DULUTH, Minn. — Editors note: The video above first aired on Feb. 10, 2021.
With a fairly wide climatic divide between ultra-cold winters and scorching summers, Minnesota would seem to be a money pit when it comes to using energy.
Fortunately, the Gopher state is an efficient place, according to a new study by the personal finance website WalletHub. Minnesota is ranked fourth overall among states, trailing Utah, New York and Massachusetts.
Helping is the fact that Minnesota comes in second overall in home energy efficiency. We are pretty much smack dab in the middle when it comes to auto energy efficiency, ranking 26 out of 48 states. Alaska and Hawaii did not have complete enough data to be included in the study.
To determine who is doing better with energy than others, WalletHub researchers compared 48 states across two key dimensions, “Home Energy Efficiency” and “Auto Energy Efficiency.” The home energy category was calculated by comparing the ratio of total residential consumption to annual degree days.
For auto energy efficiency the study divided annual vehicle miles driven by gallons of gasoline consumed, to calculate vehicle-fuel efficiency, then measured annual vehicle miles driven per capita to determine transportation efficiency.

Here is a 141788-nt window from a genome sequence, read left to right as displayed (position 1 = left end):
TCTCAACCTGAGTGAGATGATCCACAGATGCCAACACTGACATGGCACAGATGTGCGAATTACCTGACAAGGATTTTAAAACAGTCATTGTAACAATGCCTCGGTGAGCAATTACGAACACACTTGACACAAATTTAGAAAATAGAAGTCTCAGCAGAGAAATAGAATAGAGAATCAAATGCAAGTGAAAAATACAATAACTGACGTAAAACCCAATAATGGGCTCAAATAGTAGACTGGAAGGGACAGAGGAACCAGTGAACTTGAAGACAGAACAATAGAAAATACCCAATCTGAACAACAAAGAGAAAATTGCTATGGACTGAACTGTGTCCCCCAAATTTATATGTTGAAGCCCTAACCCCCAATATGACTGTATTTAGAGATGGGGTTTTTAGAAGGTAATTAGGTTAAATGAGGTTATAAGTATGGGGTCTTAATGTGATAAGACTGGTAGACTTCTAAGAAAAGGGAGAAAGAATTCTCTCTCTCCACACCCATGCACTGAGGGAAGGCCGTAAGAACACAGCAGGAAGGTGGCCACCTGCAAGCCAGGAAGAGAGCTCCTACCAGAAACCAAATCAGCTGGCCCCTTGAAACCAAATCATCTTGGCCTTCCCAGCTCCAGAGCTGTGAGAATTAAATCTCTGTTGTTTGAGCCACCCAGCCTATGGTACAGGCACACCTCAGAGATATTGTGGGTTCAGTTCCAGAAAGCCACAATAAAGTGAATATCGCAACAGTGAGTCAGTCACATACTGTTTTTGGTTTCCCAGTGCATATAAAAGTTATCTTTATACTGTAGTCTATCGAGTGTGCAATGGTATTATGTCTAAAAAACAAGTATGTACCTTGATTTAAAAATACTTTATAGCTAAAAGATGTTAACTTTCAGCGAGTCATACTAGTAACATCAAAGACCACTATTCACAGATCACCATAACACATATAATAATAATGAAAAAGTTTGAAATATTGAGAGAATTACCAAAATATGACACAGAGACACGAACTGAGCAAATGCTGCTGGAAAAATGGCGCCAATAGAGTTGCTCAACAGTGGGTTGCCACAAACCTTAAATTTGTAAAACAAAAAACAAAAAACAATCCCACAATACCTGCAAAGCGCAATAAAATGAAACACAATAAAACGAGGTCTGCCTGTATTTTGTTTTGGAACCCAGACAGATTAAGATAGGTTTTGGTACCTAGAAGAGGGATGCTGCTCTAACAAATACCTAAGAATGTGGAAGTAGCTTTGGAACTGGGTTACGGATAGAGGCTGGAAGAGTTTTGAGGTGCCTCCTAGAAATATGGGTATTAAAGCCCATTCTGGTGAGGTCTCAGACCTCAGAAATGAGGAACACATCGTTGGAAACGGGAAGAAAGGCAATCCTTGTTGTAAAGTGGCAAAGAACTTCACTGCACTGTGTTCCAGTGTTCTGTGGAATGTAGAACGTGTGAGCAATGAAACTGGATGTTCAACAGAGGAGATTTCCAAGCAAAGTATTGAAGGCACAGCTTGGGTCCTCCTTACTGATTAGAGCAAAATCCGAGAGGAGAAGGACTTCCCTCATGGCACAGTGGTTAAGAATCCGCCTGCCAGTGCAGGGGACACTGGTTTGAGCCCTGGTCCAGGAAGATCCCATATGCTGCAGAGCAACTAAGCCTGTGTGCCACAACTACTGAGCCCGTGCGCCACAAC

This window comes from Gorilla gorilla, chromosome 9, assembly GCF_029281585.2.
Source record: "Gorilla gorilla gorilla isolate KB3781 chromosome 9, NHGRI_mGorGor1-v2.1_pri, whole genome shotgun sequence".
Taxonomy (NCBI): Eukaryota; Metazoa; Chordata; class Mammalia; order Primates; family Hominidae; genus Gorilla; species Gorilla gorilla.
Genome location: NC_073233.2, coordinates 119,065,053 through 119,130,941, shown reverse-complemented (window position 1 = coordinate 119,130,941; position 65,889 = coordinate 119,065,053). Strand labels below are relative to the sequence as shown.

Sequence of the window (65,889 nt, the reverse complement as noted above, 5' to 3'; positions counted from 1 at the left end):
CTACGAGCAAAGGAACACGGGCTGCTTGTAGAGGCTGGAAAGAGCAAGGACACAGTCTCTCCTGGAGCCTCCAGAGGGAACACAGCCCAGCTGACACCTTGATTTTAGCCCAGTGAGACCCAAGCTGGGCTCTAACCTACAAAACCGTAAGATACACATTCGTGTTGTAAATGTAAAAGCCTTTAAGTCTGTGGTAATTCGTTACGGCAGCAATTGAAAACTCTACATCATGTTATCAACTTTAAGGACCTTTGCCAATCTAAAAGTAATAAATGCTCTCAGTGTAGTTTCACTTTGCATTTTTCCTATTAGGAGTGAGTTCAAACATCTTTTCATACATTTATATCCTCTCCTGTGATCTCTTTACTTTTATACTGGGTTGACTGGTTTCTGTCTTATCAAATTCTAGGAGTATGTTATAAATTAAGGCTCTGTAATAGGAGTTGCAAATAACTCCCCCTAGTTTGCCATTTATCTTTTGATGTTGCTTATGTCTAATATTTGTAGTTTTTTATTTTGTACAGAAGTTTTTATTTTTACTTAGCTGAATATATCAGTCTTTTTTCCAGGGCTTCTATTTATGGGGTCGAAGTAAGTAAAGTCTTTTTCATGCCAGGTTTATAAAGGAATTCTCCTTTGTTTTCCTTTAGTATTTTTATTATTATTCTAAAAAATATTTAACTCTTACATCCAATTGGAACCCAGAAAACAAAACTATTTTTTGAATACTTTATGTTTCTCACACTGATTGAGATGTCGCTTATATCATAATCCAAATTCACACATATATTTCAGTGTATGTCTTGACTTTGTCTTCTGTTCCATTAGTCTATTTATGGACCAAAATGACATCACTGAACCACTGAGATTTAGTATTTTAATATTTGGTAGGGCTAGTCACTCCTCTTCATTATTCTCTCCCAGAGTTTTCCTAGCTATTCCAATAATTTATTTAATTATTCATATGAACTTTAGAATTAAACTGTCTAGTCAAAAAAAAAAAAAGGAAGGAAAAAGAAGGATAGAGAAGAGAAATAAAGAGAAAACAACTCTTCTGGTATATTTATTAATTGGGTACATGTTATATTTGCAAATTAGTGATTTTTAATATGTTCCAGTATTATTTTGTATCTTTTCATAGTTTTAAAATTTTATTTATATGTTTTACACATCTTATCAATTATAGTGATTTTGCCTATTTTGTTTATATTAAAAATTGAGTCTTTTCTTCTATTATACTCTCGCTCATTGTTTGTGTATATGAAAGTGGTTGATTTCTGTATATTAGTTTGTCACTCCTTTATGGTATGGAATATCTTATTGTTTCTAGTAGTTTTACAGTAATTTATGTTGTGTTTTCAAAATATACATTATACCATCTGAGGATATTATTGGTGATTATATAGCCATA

Among other midwestern states Wisconsin came in as 8th most energy-efficient, with South Dakota 22nd, Iowa at number 24 and North Dakota ranked 34th.
The bottom five states in terms of energy efficiency are Louisiana, Tennessee, Alabama and West Virginia, with South Carolina dead last.
According to the U.S. Department of Energy, the average U.S. family spends at least $2,000 per year on utilities, with heating and cooling of spaces alone accounting for more than half the bill. In 2020, the average consumer spent another $1,568 on motor fuel and oil.
The Department of Energy estimates that adopting energy-efficient measures in the home could reduce a family’s utility costs by as much as 25%. It pays to conserve, especially during a time of increasingly warmer temperatures. As for transportation, the agency found that a more fuel-efficient vehicle could save the average driver about $788 per year.